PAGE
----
Auxiliary port 129 is used for either of two purposes, namely, (1) adding fluid into chamber automatically from a source (not shown) or (2) returning fluid discharged through port 138 but which has not passed through the piece of equipment. Inlet hoses 112-1 and 112-2 may be connected to ports 134 and 137 and outlet hose 112-3 may be connected to port 138.

An enlarged circular opening 141 is formed in top wall 115 of body of material 113, spaced from fill port 123. As will be described further in detail below, opening 141 serves among other things as a passageway through which optional devices (e.g., a heater, immersion pump, etc.) may be mounted into chamber 121. Opening 141 may be closed off with a cover plate 142 which is secured to top wall 115 by screws 142-1. Plate 142 may be part of a heater or an immersion pump.

Well

Referring now especially to FIGS. 3, 6, 7 and 9, a well 143 is formed onto top wall 114 of body of material 113 and extends down into chamber 121 through opening 141. As seen most clearly in FIGS. 6 and 7, well 143 includes a cylindrical sidewall 145 and a bottom wall 147 which together define a well cavity 149. As can be seen, bottom wall 147 is spaced from bottom wall 115 of chamber 123.

As can be appreciated, well 143 serves two principal functions.

As a first function, well 143 is sized and shaped to receive and accommodate a deionizer cartridge 153 within well cavity 149, with the output end of deionizer cartridge 153 extending up through opening 141 and the input end screwed into hole 151 in bottom wall 147.

As a second function, well 143 serves to reduce the volume of the fluid which can be stored in chamber 121, which is highly desirable in certain applications.

Normally, bottom wall 147 of well 137 has no openings as shown in FIG. 9; however, when a deionizer cartridge 153 is to be mounted inside well 143 a small internally threaded hole 158 is formed at the approximate midpoint of bottom wall 147.

It is to be understood that when either a heater 155 or an immersion pump 157 is desired for use in system 101 in conjunction with tank 111, well 143 is removed (preferably by cutting it out using a router), thereby enabling either device to be placed directly into the liquid retained within chamber 121 through opening 141, as seen most clearly in FIGS. 11 and 12. In order to retain the heater or immersion pump in place, a plurality of screws 142-1 (shown in FIG. 4) are driven through the device and, in turn, into engagement with threaded mounting holes 142-2 (shown in FIG. 3) which are formed in top wall 115.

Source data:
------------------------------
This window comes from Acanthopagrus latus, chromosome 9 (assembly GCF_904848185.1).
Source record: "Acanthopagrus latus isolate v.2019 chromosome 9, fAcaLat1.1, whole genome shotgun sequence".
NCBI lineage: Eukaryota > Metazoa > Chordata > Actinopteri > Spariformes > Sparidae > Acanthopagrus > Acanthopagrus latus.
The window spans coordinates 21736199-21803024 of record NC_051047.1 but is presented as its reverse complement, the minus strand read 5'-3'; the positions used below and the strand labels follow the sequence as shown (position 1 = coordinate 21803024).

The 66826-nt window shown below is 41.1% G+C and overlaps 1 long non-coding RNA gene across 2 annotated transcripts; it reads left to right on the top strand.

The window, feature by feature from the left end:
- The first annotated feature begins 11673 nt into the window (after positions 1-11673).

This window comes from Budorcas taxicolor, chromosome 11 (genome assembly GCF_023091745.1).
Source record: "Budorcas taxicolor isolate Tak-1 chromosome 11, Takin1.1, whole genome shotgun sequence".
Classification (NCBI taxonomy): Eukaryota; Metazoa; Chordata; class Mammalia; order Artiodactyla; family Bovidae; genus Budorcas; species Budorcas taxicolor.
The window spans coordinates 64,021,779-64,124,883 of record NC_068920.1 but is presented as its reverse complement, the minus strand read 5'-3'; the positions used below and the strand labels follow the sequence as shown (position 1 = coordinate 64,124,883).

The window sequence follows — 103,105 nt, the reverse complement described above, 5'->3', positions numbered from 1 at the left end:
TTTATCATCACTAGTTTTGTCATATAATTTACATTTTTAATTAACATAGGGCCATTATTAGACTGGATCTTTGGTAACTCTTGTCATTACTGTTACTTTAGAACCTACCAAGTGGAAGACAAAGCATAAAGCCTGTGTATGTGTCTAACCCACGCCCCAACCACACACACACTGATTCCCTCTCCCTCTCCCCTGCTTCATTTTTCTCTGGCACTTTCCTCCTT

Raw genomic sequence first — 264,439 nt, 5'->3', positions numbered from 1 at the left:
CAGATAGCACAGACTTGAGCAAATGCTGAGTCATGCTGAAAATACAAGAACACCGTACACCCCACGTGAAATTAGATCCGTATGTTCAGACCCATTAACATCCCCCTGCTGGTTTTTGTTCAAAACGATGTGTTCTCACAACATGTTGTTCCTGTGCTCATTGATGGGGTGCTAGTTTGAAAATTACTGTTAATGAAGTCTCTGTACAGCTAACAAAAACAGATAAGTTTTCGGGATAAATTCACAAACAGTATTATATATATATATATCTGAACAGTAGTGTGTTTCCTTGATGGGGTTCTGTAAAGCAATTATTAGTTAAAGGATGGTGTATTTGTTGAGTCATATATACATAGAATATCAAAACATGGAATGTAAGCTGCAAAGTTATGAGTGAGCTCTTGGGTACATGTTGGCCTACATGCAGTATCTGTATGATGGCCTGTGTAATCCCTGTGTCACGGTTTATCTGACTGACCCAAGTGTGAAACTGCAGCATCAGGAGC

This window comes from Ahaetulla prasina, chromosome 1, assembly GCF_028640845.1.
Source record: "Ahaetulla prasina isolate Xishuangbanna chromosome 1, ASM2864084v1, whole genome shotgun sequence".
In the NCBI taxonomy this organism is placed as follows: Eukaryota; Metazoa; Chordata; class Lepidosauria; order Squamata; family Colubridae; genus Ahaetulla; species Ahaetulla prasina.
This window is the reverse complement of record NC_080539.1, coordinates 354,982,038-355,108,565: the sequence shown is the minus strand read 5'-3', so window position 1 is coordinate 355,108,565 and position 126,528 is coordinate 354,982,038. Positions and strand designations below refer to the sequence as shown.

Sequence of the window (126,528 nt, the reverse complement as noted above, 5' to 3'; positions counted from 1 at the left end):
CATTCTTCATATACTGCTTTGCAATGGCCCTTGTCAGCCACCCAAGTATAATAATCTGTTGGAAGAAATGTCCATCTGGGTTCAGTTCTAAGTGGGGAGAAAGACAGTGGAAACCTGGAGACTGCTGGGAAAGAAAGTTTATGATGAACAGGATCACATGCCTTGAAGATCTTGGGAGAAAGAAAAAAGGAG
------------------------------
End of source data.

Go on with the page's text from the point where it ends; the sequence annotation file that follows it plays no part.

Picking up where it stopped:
In this manner, it is to be understood that tank 111 is universally constructed to receive either a deionizer cartridge 153, a heater 155 or an immersion pump 157, this universal construction of tank 111 serving as one of the principal novel features of the present invention. In addition, if desired, well 143 can be removed and no additional devices mounted inside the chamber.

It should be noted that when immersion pump 157 is used in system 101, a conventional pump, such as pump 21 in FIG. 1, is not used.

Sight Gauge

As can be seen, especially in FIGS. 3, 5 and 7, tank 111 is additionally provided with a sight gauge 159 for providing a visual indication of the level of the thermally controllable liquid retained within chamber 121.

Sight gauge 159 comprises a hollow transparent tube 161 with a ball 162 disposed therein. As can be appreciated, the location of the ball within tube 161 adjusts (i.e., raises or lowers) based on the level of the liquid within interior chamber 121. In this manner, the position of the ball provides a visual indicator as to level of the liquid in chamber 121.

Tube 161 comprises an open upper end 163, an open lower end 165 and an elongated intermediate portion 167 which connects upper end 163 to lower end 165.

As seen most clearly in FIG. 7, upper end 163 of tube 161 is located within the manual fill port 127 defined by collar 123. Similarly, lower end 165 is located within interior chamber 121 proximate bottom wall 117 of plastic body of material 113.

Intermediate portion 167 of tube 161 comprises an upper section 167-1, a portion of which is embedded within sidewall 118 of plastic body of material 113. Intermediate portion 167 of tube 161 also includes a lower section 167-2, a portion of which is similarly embedded within sidewall 118 of plastic body of material 113. Intermediate portion 167 of tube 161 further includes a middle section 167-3 which is disposed vertically adjacent the exterior surface of sidewall 118 (i.e., to provide an externally viewable means for reading the liquid level in sight gauge 159).

As noted above, at least a portion of sight gauge 159 is embedded in plastic body of 113. Specifically, during its molding process, plastic body of material 113 is heated to approximately 10° C. to 20° C. below its melting point. At that time, sight gauge 159 is disposed through sidewall 118 in the manner as described above. Accordingly, as body of material 113 cools and solidifies, a portion of sight gauge 159 remains permanently embedded within plastic body of material 113.